Gobbling down that handful of potato chips when you're under stress may have more to do with hormones than hunger, according to a preliminary study by Yale University researchers.

The study, reported last week at a meeting of the Society of Behavioral Medicine in New Orleans, suggests a possible genetic answer as to why some people, especially women, eat more and gain weight during times of high stress while others eat less and lose weight.The researchers examined the eating habits of 60 women and measured the levels of the hormone cortisol in their saliva.

Scientists have known for some time that when people experience stress, many physiological changes occur, including a change in heart rate and a flux in cortisol levels. The question is what precipitates changes in eating patterns.

"The study was really just a first step in starting to help us untangle the biology from the psychology," said psychology professor Kelly Brownell, director of the Center for Eating and Weight Disorders at Yale.

The test subjects - all healthy women ranging in age from 30 to 45 - were given a variety of stressful tasks to perform with unrealistic time constraints. The tasks included counting backwards, trying to solve an unsolvable puzzle, and giving a speech.

During the tasks, the researchers periodically measured cortisol in the women's saliva. After the exercises, the women were allowed to snack without restraint on high-fat or low-fat foods.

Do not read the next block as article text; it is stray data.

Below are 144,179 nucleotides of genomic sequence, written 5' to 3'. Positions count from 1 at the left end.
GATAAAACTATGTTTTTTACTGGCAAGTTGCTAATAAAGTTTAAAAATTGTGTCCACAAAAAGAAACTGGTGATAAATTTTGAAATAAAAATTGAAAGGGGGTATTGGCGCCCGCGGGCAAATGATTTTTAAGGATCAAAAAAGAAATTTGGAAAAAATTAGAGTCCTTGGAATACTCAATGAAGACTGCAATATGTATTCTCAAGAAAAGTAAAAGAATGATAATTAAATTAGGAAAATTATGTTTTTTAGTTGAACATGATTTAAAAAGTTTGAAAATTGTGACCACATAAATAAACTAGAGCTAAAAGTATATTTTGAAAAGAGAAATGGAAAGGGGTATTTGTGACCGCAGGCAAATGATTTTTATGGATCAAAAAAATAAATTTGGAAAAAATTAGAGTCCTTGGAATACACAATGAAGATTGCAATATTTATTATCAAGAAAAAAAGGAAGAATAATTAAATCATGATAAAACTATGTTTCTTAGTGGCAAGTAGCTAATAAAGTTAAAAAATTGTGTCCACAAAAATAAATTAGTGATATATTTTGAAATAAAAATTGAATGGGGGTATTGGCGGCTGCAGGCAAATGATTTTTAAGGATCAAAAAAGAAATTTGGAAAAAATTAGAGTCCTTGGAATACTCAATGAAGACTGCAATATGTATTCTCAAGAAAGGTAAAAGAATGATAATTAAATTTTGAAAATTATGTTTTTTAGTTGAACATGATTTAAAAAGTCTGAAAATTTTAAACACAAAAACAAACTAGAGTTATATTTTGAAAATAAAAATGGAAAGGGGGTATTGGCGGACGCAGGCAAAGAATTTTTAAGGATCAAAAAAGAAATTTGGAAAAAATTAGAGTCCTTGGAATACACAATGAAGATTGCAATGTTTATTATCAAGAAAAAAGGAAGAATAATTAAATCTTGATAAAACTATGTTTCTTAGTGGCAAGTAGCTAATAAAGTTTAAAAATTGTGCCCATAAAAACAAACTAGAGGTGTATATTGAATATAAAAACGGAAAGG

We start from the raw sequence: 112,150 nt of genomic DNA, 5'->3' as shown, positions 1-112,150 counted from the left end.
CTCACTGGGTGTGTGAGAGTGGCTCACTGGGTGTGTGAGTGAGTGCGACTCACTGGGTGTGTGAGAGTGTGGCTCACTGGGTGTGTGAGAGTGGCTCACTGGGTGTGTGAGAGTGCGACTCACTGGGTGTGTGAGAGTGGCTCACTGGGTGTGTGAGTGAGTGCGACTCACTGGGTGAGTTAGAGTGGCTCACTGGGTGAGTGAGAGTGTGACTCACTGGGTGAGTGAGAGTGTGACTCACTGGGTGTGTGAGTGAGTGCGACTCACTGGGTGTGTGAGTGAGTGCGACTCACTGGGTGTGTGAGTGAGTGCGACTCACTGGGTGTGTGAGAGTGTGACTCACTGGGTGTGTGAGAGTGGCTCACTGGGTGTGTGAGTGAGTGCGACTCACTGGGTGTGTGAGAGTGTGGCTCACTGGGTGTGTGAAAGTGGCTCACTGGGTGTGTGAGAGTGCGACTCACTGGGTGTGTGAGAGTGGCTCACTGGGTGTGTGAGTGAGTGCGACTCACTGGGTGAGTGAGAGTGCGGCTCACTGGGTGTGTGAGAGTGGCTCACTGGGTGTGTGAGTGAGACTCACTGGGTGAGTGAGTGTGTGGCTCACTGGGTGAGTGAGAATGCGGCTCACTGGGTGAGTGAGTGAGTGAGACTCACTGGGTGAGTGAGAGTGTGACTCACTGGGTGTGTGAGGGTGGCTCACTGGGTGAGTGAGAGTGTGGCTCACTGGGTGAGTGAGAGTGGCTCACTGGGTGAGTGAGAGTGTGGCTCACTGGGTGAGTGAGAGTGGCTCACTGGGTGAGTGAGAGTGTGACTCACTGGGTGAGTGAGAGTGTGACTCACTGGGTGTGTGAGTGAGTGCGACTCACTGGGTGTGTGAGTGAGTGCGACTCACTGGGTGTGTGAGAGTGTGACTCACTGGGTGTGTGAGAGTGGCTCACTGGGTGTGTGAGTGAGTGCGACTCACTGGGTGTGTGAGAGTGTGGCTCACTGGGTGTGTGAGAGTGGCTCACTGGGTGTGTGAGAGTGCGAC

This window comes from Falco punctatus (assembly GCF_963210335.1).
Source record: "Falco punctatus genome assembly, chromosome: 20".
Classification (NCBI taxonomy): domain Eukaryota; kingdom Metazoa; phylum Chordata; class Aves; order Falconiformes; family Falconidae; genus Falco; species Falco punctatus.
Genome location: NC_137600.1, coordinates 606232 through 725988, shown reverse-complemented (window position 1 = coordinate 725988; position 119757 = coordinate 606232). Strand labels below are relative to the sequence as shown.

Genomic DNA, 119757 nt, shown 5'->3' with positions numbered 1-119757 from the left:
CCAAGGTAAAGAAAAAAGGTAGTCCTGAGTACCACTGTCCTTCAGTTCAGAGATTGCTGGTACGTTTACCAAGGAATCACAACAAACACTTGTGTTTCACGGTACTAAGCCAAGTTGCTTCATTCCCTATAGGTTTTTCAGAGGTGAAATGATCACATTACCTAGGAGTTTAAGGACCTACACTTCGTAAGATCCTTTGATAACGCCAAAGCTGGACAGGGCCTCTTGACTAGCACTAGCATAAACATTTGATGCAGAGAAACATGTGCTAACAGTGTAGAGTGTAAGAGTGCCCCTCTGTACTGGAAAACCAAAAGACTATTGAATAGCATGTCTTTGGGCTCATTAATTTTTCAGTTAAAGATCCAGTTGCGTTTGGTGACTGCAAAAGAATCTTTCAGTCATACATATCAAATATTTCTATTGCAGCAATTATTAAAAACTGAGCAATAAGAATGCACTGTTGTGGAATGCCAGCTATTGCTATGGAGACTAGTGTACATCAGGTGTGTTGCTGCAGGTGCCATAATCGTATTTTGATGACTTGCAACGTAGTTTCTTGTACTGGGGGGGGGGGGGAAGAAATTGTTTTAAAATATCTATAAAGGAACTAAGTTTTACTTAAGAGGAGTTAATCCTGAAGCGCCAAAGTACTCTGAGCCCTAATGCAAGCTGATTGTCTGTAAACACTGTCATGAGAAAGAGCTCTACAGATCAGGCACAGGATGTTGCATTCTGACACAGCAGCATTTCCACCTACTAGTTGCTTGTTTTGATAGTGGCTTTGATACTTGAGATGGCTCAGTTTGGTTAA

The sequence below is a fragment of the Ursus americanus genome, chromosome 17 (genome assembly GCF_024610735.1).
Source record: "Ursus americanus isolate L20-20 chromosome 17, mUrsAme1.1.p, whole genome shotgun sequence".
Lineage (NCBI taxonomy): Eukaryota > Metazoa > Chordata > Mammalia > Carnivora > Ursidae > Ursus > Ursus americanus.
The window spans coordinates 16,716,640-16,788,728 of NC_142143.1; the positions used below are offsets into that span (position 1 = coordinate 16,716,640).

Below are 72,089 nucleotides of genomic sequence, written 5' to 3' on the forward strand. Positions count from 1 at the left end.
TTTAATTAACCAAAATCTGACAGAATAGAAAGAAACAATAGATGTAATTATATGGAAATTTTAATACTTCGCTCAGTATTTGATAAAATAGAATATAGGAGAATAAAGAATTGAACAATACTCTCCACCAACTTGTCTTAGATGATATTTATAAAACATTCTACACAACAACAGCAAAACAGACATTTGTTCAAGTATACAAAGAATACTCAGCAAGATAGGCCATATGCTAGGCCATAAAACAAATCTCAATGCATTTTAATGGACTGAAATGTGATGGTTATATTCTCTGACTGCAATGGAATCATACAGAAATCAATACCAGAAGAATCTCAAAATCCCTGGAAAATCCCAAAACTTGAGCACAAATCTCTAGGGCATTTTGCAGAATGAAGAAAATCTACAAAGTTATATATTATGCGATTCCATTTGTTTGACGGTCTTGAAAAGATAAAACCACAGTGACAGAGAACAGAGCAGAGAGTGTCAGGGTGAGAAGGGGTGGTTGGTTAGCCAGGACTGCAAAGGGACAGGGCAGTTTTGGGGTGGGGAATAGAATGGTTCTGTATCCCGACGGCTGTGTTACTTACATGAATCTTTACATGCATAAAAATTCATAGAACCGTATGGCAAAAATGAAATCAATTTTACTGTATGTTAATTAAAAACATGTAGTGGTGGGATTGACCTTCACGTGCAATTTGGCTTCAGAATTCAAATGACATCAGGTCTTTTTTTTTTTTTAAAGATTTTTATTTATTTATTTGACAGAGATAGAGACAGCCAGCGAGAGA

The researchers found that the women who secreted the most cortisol ate the most high-fat food after stress. The women who didn't eat any high-fat food had secreted the least amount of cortisol.

"Cortisol is linked both to emotions and eating," researcher Elissa Epel said. "We know that during chronic stress, if we have high cortisol and high insulin, this combination tells the body to store fat to stock up resources for hard times ahead."

The researchers plan to publish their findings in a peer review journal later this year.

Catherine G. Greeno, a psychologist at the Western Psychiatric Institute and Clinic at the University of Pittsburgh Medical Center, said the study was "important basic research," but cautioned that other hormones also may have an effect on eating.

Neil Grunberg, professor of a neuroscience and psychology at the Uniformed Services University in Bethesda, Md., called the Yale study "overly simplistic."

He said a variety of psychological factors and other chemicals in the body may have important roles in determining food consumption during times of stress.

However, Bruce McEwen, professor of neuroendocrinology at Rockefeller University in New York, said the Yale findings "make a lot of sense.

"Cortisol is certainly one of the major players. It may not be the final pathway, but it's an important link in the sequence," he said.